Introducing: Bellwoods Brewery, Ossington’s new brewpub and snack bar

Introducing: Bellwoods Brewery, Ossington’s new brewpub and snack bar

The view from the mezzanine, up above the main floor (Image: Gizelle Lau)

After a bit of a lull in new openings, it seems as though Ossington is in the middle of yet another restaurant and bar boom, with the launch of The Saint, Hawker Bar and now Bellwoods Brewery, the first new brewpub in Toronto after the untimely death of Duggan’s. Despite having opened just last Wednesday, the space was packed before 6 p.m. on Saturday night—in other words, the microbrewery is already a hit. Of course, smack dab as it is in the middle of hipster party central, we didn’t expect anything less.

Behind Bellwoods Brewery are Luke Pestl and Mike Clark, former brewers at Amsterdam Brewery. Much like at Woodlot and Gusto 101, the pair took over an old auto garage, finding the huge ceilings perfect for their 20-plus-foot high fermenting tanks and double-decker dining area (upstairs, a long, narrow mezzanine offers tables and bar seating overlooking the action below). Inside, the minimalist space—white walls and rustic wooden tables and shelves—draws attention to the main attraction: the shiny tanks in the back. The front features an auto shop garage door that will open to the brewery’s front patio during the summer (since it’s fully on private property, licensing is somewhat simpler).

The beer, mostly brewed in-house, comes in 12- and 16-ounce servings, including a Berliner Weisse ($7, 16 oz.), Witchshark Double IPA ($8.50, 12 oz.) and Farmhouse Saison ($7.50, 16 oz.). A few guest draughts are also available, including Great Lakes Brewery’s Harry Porter ($7.25, 16 oz.) and the Dieu du Ciel’s Corne du Diable ($8.25, 16 oz.). To pair with the beer, chef Guy Rawlings (Lucien, Brockton General and a childhood friend of Pestl) has launched the menu with some inexpensive bar snacks, skewers and small dishes, all intended for sharing. Bread ($2 for four pieces) made at Woodlot using the spent grain from the brewery is paired with salumi from the Black Hoof ($9), cheese ($10–$15) and liverwurst spread ($9). On the skewers, unusual options like jellyfish ($2), lamb tongue ($4) and duck heart ($4) stand out. Small dishes include a plate of crispy beef and pork with pea shoots, rehydrated peanuts and mustard sauce ($9).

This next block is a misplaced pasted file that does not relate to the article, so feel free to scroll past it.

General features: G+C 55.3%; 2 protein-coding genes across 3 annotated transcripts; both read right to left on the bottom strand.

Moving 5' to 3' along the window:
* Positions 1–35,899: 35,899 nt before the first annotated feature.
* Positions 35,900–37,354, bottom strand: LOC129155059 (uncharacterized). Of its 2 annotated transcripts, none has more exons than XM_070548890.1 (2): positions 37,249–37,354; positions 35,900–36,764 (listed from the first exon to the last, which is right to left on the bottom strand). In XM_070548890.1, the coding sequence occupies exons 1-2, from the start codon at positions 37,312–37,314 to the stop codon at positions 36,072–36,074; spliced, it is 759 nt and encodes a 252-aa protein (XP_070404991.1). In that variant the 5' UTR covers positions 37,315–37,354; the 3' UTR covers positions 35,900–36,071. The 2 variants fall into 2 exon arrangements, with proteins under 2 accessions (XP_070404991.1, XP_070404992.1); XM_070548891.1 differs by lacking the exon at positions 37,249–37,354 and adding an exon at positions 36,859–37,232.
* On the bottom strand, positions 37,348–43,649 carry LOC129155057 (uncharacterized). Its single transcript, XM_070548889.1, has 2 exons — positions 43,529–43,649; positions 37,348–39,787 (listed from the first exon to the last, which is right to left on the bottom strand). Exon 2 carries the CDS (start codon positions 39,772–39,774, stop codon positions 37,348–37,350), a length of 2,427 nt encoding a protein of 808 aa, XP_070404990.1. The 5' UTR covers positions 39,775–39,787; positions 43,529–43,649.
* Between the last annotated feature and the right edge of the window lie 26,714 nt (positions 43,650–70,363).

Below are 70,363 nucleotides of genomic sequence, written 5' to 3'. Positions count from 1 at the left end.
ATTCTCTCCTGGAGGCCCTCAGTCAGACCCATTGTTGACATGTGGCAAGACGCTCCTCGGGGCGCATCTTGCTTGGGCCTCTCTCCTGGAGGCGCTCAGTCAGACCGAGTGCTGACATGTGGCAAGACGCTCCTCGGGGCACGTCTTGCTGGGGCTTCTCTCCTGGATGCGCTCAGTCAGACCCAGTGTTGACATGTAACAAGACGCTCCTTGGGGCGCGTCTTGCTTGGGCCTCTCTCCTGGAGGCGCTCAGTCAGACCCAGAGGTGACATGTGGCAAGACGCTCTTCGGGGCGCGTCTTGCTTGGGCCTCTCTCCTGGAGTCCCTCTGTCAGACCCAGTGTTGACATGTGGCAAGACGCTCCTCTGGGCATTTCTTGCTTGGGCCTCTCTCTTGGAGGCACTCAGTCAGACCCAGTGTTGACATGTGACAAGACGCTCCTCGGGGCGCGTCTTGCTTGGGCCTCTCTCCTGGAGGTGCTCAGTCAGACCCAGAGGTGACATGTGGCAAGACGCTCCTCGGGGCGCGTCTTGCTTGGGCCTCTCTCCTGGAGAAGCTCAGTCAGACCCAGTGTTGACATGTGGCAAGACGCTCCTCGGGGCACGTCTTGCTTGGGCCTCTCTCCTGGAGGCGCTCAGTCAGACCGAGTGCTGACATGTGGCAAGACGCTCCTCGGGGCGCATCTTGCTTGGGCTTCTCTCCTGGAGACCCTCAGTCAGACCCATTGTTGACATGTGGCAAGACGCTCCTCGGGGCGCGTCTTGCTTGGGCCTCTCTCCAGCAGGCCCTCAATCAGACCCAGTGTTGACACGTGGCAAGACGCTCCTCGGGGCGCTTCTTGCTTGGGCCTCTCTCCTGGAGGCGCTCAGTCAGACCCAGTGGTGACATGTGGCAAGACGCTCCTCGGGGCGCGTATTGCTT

Next up: Pestl and Clark plan to open a brewery storefront next door (they lease the property to the north), where customers will be able to buy beer from Bellwoods Brewery to take home.

Bellwoods Brewery, 124 Ossington Ave., 416-535-4586,